Analysis: Scott’s “Prometheus”—Part II

“What did we do wrong?” asks lead archeologist Elizabeth Shaw, near the end of the prequel. This question drives her to continue pursuing the Engineers with the help of android David, her sole companion-by-necessity at the end. What did humanity do to deserve extermination, and by such vicious means? Answer: humans, like the mythical Prometheus, were becoming more independent, rebellious, self-empowered. If Scott’s writers follow a corollary to tales of the Nephilim, some pre-prequel humans had cross-bred with the Engineers and carried “God” genes. One gained the ability to create life-forms such as Cyclopes and unicorns. Even after demolition of the human race in the Great Flood, some humans carried those genes—for example: Noah. It was obvious to the Engineers that as humans advanced technologically they would again steal the fire: the power to create life, build galactic empires, and compete for control of the Universe.

In the next Prometheus film it will be appropriate for Scott to make clear that Peter Weyland, CEO of Weyland Corporation, is the lead “Prometheus” of this three-phase myth. His company is engaged in the business of creating new worlds, which presumably includes terra-forming desolate planets and establishing environmentally-useful bio-engineered life-forms, all towards making the resources of these corporate-owned alien shores financially productive. The Prometheus ship was Weyland’s specially tasked spacecraft, and its name showed Weyland’s prideful awareness of the archetype that he had been representing for some time and with great success.

Recall that, in Alien, Sigourney Weaver’s character, Ripley, and her crew are directed by that spacecraft’s owner: The Weyland-Yutani Corporation—a global corporation by this point—to respond to a wrecked spacecraft’s “distress” signal. The greater truth, we surmise, is that Ripley’s mission from the outset was to travel into that sector so that the android member of her crew, Ash, could obtain the biological material that was already known to be on board the crashed alien ship. But how could the Weyland Corporation people have known that alien fetuses akin to those encountered by the prequel’s science mission crew were there? They knew, we say, because they had been in communication, and when the ship was ditched they knew that the pilot had activated a warning signal. But why would that spacecraft have been in communication with Earth?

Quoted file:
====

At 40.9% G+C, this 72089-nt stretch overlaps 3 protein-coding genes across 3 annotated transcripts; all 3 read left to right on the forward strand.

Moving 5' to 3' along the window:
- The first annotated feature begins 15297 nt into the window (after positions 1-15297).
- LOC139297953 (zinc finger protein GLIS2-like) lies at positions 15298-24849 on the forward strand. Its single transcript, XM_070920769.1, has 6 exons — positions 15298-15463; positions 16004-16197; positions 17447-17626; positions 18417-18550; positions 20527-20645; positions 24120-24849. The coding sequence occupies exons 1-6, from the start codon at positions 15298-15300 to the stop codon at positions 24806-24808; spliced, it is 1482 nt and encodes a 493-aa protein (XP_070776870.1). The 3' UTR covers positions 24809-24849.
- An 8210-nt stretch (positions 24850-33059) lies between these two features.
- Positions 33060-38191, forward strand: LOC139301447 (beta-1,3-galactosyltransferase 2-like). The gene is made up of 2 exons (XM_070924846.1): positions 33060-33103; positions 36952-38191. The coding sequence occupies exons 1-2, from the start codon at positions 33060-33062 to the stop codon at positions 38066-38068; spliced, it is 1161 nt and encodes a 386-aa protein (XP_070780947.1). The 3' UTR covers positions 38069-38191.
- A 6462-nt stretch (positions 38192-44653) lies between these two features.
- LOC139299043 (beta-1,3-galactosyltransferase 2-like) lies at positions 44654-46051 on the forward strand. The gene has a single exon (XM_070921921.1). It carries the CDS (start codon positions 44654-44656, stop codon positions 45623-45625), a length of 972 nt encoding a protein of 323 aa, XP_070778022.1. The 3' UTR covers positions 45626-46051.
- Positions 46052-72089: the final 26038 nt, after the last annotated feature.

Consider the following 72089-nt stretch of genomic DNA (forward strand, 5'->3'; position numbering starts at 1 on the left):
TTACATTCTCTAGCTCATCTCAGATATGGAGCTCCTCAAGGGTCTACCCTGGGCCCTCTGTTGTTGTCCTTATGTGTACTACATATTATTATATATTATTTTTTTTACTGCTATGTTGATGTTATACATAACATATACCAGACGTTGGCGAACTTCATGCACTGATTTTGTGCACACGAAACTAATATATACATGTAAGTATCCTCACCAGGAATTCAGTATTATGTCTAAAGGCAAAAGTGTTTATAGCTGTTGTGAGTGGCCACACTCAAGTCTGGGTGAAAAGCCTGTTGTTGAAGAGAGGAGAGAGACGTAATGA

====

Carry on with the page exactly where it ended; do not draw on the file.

Aboard the alien ship, seated in the alien spacesuit, thought to be skeletal remains in the Alien movie, is, as we foresee it: Elizabeth Shaw, betrayed by android David as Ripley is later betrayed by her covert android Science Officer, Ash. David had failed to use Shaw as a gestational vessel in Prometheus, but a second effort is successful. Shaw realizes too late that David had no intention of helping her find the Engineers’ home planet—because that was never Peter Weyland’s agenda and David is programmed to serve Weyland. In her persistent effort to protect life on Earth, Shaw broadcasts a warning signal as she intentionally crash-lands on the remote planetoid hoping to never be found. David, however, has already let the Weyland Corporation know the location. The Weyland-Yutani Corporation, knowing where the ship crashed, sends Ripley’s ship, the Nostromo, to retrieve the alien biological material under the guise of—and in the course of—conducting a mining operation on one of the worlds it owns.